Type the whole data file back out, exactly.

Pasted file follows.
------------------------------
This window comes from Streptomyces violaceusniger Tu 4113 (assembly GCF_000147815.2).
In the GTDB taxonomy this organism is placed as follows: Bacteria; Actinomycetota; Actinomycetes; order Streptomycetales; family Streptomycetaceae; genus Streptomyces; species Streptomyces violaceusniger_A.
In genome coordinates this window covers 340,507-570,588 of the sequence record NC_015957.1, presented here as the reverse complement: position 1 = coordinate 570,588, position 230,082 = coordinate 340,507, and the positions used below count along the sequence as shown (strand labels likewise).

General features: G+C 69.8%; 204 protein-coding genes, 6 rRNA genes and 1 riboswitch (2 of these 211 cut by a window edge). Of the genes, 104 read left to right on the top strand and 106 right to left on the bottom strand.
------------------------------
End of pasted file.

This window comes from Streptomyces violaceusniger Tu 4113 (assembly GCF_000147815.2).
In the GTDB taxonomy this organism is placed as follows: Bacteria; Actinomycetota; Actinomycetes; order Streptomycetales; family Streptomycetaceae; genus Streptomyces; species Streptomyces violaceusniger_A.
In genome coordinates this window covers 340,507-570,588 of the sequence record NC_015957.1, presented here as the reverse complement: position 1 = coordinate 570,588, position 230,082 = coordinate 340,507, and the positions used below count along the sequence as shown (strand labels likewise).

General features: G+C 69.8%; 204 protein-coding genes, 6 rRNA genes and 1 riboswitch (2 of these 211 cut by a window edge). Of the genes, 104 read left to right on the top strand and 106 right to left on the bottom strand.